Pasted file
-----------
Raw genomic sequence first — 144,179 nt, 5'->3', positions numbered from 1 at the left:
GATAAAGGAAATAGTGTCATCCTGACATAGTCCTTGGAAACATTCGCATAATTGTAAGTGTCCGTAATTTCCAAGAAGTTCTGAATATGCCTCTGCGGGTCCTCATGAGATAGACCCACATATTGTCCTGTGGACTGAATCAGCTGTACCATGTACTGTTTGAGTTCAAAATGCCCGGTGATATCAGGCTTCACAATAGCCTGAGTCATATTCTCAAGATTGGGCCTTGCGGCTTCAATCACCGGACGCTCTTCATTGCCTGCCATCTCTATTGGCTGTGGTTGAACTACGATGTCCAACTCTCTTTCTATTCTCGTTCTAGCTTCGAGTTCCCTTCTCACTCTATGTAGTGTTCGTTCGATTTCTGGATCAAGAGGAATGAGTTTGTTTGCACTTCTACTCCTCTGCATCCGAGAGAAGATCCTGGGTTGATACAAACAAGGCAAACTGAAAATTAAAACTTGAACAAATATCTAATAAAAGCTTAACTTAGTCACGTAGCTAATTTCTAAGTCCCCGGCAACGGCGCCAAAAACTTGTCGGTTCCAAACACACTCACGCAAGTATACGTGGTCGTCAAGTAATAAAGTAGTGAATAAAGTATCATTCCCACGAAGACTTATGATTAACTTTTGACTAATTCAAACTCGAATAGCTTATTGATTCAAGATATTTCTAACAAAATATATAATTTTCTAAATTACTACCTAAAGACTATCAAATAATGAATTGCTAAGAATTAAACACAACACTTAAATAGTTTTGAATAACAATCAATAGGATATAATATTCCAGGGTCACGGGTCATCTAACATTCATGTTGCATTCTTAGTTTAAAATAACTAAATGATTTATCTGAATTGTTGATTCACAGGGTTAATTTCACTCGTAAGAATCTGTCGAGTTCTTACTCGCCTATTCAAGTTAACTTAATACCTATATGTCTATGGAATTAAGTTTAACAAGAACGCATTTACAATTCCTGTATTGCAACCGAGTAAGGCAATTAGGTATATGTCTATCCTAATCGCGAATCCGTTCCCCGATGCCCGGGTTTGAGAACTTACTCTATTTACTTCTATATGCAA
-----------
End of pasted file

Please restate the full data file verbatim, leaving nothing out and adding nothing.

Raw genomic sequence first — 144,179 nt, 5'->3', positions numbered from 1 at the left:
GATAAAGGAAATAGTGTCATCCTGACATAGTCCTTGGAAACATTCGCATAATTGTAAGTGTCCGTAATTTCCAAGAAGTTCTGAATATGCCTCTGCGGGTCCTCATGAGATAGACCCACATATTGTCCTGTGGACTGAATCAGCTGTACCATGTACTGTTTGAGTTCAAAATGCCCGGTGATATCAGGCTTCACAATAGCCTGAGTCATATTCTCAAGATTGGGCCTTGCGGCTTCAATCACCGGACGCTCTTCATTGCCTGCCATCTCTATTGGCTGTGGTTGAACTACGATGTCCAACTCTCTTTCTATTCTCGTTCTAGCTTCGAGTTCCCTTCTCACTCTATGTAGTGTTCGTTCGATTTCTGGATCAAGAGGAATGAGTTTGTTTGCACTTCTACTCCTCTGCATCCGAGAGAAGATCCTGGGTTGATACAAACAAGGCAAACTGAAAATTAAAACTTGAACAAATATCTAATAAAAGCTTAACTTAGTCACGTAGCTAATTTCTAAGTCCCCGGCAACGGCGCCAAAAACTTGTCGGTTCCAAACACACTCACGCAAGTATACGTGGTCGTCAAGTAATAAAGTAGTGAATAAAGTATCATTCCCACGAAGACTTATGATTAACTTTTGACTAATTCAAACTCGAATAGCTTATTGATTCAAGATATTTCTAACAAAATATATAATTTTCTAAATTACTACCTAAAGACTATCAAATAATGAATTGCTAAGAATTAAACACAACACTTAAATAGTTTTGAATAACAATCAATAGGATATAATATTCCAGGGTCACGGGTCATCTAACATTCATGTTGCATTCTTAGTTTAAAATAACTAAATGATTTATCTGAATTGTTGATTCACAGGGTTAATTTCACTCGTAAGAATCTGTCGAGTTCTTACTCGCCTATTCAAGTTAACTTAATACCTATATGTCTATGGAATTAAGTTTAACAAGAACGCATTTACAATTCCTGTATTGCAACCGAGTAAGGCAATTAGGTATATGTCTATCCTAATCGCGAATCCGTTCCCCGATGCCCGGGTTTGAGAACTTACTCTATTTACTTCTATATGCAA